TBR Challenge Review: Sweetest Scoundrel by Elizabeth Hoyt

Format: Mass Market Paperback
Pub: Grand Central/Hachette
Pub Date: November 2015
Length: 328 pages
 POV: 3rd/past
FTC: Purchased myself

I'm afraid to say that I've beaten the reading slump that has plagued me for the last few years, but...I think I've finally beaten the damn thing!!!  So I joined the TBR Challenge again, which I'm hoping doesn't jinx it.  It's ok to sign up late if you want to join in!

I'm perpetually behind on the Maiden Lane series, despite the fact that I ALWAYS enjoy them. I'm not sure why this is, except to say that the books are usually quite emotionally draining, and I just can't glom them.Of course, of all of the books I've read so far, this one was my least favorite. Which still isn't all that bad, when the bar is set so high.

One thing that sets Hoyt's Maiden Lane series apart is that the books, while you do find the occasional aristocrat, are often filled with professional people. People who WORK (gasp!) People who are middle class. They're a little more earthy, a little less fantasy than the current crop of Regency/Georgian books in the last decade or so. This is set earlier in the Georgian era than most of them, too.

Eve Dinwoody, bastard daughter of the previous Duke of Montgomery, is pretty much your standard historical heroine on the surface. She's a bluestocking who eschews society and keeps to herself, thoroughly happy with her quiet life. Except that she's also acting as her brother's man of business in charge of keeping tracking of the Duke's recent investment in the rebuilding of a pleasure garden owned by the notorious Mr. Harte.

When Eve shows up to let Mr. Harte know she's withdrawing the duke's financial support, she gets talked into giving the project one last chance thanks to the quick thinking of Mr. Harte (aka Asa Makepeace).  Against her better judgment, she becomes interested in the workings of the garden, and decides to tackle the accounting of the project herself as a challenge. Also a challenge is sharing a space with Asa Makepeace, who is all things male and takes up way too much space.  Things begin to get dangerous, however, when it's clear someone is out to sabotage Harte's garden no matter who gets hurt.

I can't recall another book where the pleasure garden is the main setting. Really, where it's more than a minor scene. I really enjoyed the different aspects of the business itself. The singers, the band, the roof, the trees. None of that felt like it was info dumped, but it's clear quite a lot of research went into that aspect of the book.

Eve and Asa are both great characters, and the romance between the two is lovely, but this book did not wow me. It just seemed like it struggled to find cohesion. There were so many random directions to go, and the suspense element was never really suspenseful. I also felt like the story got a bit lost when there was so much backstory that was just thrown in there or referenced without any true explanation. My long breaks between novels didn't help, but I could not remember the details enough to fill in the blanks. It's technically stand alone, but there was more than one occasion where I felt like I was missing a big piece of the puzzle.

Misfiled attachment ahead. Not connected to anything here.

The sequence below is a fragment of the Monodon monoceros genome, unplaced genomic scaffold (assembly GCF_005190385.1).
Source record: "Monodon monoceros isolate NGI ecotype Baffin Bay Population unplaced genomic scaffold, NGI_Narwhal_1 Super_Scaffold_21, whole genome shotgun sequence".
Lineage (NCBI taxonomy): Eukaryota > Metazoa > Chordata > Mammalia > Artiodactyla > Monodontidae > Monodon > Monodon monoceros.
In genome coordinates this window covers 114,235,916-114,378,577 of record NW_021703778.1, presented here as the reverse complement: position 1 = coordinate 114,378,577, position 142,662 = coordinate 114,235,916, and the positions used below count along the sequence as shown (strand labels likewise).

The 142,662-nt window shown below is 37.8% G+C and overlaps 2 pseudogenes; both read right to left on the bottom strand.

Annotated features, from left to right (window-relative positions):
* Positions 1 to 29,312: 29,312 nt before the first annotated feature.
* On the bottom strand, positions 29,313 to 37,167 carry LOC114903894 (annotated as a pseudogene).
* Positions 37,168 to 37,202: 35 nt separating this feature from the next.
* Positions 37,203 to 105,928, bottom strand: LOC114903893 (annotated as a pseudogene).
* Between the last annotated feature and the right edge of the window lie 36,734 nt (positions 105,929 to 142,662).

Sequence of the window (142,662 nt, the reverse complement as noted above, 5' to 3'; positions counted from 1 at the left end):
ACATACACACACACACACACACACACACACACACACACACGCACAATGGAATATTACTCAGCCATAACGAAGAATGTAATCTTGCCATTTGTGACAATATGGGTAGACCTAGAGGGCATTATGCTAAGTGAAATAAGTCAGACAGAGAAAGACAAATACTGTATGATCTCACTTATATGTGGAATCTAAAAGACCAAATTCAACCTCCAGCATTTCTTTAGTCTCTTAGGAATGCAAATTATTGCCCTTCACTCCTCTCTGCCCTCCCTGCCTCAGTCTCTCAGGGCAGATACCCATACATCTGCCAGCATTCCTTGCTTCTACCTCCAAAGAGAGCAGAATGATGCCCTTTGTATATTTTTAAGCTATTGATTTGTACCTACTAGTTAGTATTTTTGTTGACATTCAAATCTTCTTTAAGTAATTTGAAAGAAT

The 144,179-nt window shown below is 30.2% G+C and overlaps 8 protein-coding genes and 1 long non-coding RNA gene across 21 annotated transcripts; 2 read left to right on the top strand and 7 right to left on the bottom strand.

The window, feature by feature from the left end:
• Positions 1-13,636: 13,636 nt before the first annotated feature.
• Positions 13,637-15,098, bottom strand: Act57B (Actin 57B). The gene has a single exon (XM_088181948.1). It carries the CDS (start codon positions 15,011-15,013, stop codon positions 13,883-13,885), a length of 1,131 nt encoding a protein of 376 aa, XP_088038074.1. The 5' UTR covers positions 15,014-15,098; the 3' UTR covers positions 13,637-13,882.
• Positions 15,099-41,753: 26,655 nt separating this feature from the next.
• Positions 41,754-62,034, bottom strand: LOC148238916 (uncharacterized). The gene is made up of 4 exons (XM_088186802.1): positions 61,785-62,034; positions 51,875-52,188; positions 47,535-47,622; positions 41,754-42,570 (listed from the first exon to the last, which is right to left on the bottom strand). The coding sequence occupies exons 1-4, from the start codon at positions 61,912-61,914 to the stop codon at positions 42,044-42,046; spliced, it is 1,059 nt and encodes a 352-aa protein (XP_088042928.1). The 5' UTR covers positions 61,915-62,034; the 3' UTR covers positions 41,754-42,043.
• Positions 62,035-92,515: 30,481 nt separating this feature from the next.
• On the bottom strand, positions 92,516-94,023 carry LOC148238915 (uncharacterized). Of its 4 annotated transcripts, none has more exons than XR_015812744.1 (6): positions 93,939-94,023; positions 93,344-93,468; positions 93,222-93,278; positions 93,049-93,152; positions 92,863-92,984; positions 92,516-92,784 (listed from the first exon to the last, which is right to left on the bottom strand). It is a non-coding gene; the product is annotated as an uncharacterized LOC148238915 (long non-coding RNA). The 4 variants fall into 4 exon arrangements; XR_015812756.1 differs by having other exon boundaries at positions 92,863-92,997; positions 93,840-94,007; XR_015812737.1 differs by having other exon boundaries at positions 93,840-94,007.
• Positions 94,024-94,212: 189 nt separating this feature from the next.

The bad guy was also pretty obvious to everyone As was the Duke of Montgomery's mysterious comings and goings. I'd have liked to have some real suspense we didn't see from miles and miles away.

My Grade: B-

The Blurb:
 Prim, proper, and thrifty, Eve Dinwoody is all business when it comes to protecting her brother's investment. But when she agrees to control the purse strings of London's premier pleasure garden, Harte's Folly, she finds herself butting heads with an infuriating scoundrel who can't be controlled.


Bawdy and bold, Asa Makepeace doesn't have time for a penny-pinching prude like Eve. As the garden's larger-than-life owner, he's already dealing with self-centered sopranos and temperamental tenors. He's not about to let an aristocratic woman boss him around . . . no matter how enticing she is.


In spite of her lack of theatrical experience—and her fiery clashes with Asa—Eve is determined to turn Harte's Folly into a smashing success. But the harder she tries to manage the stubborn rake, the harder it is to ignore his seductive charm and raw magnetism. There's no denying the smoldering fire between them—and trying to put it out would be the greatest folly of all.
Edited: to add FTC disclaimer


  1. Welcome back! You remind me that I'm behind in this series as well. I find the last one pretty meh, but I was also quite depressed when I read it.

    1. That was me for the last year and then some. Even books I knew I would normally like were just meh. This one isn't as good as her other ones, but enjoyed it anyway.

  2. Will this be the year that Wendy finally reads Elizabeth Hoyt? Sigh.

    And welcome back :)

    1. Maybe? And thanks! I wasn't a huge fan of her first few books that got such rave reviews, but I do like this series.

  3. I am behind on this series too, largely due to a historical romance reading slump.

    1. I'm sorry the slump hit you! Even if it's just a genre, it stinks.

  4. Wendy, I hope you start reading Ms Hoyt with Wicked Intentions, the first in this series, because it's truly excellent. Seriously excellent.

    Amber, I so agree with you that these novels are emotionally draining; I get very involved in these character lives, and then have to leave the series alone for a good while.

    1. I'm glad it's not just me! I love lighter historicals too, but those rarely stay with me. Every one of Hoyt's books leaves me thinking about them for weeks afterward...

  5. Emotional is how I would describe Hoyt's historicals especially this series. I loved this one, but I understand what you are saying about cohesion and being predictable at times. I can't wait for the Duke of Montgomery to get his story next!